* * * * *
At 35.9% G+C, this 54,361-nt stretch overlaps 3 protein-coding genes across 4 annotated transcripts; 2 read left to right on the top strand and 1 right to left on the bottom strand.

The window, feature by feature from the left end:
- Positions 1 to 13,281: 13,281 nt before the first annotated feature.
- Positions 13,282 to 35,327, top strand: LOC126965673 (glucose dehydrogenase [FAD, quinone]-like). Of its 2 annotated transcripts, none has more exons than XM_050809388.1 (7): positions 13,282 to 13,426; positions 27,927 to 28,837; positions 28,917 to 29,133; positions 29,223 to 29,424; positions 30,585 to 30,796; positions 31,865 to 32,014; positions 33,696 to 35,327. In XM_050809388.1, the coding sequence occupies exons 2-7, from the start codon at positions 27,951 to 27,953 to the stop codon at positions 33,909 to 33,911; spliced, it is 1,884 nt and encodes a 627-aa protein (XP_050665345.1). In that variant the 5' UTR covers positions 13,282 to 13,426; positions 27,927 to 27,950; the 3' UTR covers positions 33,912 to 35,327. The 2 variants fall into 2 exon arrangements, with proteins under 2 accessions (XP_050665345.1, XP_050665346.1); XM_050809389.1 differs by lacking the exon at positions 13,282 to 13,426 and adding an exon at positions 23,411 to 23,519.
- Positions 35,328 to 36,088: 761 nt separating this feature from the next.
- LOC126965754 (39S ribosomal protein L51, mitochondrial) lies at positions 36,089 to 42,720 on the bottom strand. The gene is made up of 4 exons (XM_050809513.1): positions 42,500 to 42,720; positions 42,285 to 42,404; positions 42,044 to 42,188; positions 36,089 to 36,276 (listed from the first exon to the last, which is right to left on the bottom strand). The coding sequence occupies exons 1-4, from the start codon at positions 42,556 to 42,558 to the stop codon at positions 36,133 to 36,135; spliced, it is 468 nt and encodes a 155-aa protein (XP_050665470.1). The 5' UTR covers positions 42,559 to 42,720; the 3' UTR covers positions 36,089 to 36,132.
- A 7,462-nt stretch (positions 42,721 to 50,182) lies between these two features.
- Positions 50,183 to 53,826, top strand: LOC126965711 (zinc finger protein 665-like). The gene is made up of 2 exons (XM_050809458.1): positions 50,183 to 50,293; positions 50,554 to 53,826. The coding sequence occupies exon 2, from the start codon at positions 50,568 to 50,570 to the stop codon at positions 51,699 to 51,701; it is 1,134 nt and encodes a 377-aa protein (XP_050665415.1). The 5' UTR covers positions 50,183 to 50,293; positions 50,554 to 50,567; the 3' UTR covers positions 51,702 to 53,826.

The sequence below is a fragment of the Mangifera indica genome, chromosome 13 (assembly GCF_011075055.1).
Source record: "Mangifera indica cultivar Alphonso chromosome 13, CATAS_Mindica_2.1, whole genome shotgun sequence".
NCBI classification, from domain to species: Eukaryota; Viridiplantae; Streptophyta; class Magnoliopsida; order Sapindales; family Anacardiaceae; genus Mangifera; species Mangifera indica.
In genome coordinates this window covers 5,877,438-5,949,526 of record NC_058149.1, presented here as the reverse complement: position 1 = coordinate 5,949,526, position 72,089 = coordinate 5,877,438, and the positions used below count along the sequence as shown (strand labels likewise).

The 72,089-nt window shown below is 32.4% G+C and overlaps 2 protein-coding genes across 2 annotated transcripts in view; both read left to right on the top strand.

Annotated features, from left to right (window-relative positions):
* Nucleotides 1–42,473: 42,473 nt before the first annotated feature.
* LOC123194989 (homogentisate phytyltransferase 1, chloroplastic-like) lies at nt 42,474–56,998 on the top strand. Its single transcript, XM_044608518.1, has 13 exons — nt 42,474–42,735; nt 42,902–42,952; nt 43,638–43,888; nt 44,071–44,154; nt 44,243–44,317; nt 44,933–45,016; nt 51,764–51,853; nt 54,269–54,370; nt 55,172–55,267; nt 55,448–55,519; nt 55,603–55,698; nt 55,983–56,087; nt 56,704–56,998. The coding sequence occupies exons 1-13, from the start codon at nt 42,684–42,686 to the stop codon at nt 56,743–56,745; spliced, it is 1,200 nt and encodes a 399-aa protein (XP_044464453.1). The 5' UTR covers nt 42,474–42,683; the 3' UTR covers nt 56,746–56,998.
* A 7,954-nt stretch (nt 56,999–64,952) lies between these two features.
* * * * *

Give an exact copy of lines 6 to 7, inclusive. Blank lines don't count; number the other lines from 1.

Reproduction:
- LOC126965754 (39S ribosomal protein L51, mitochondrial) lies at positions 36,089 to 42,720 on the bottom strand. The gene is made up of 4 exons (XM_050809513.1): positions 42,500 to 42,720; positions 42,285 to 42,404; positions 42,044 to 42,188; positions 36,089 to 36,276 (listed from the first exon to the last, which is right to left on the bottom strand). The coding sequence occupies exons 1-4, from the start codon at positions 42,556 to 42,558 to the stop codon at positions 36,133 to 36,135; spliced, it is 468 nt and encodes a 155-aa protein (XP_050665470.1). The 5' UTR covers positions 42,559 to 42,720; the 3' UTR covers positions 36,089 to 36,132.
- A 7,462-nt stretch (positions 42,721 to 50,182) lies between these two features.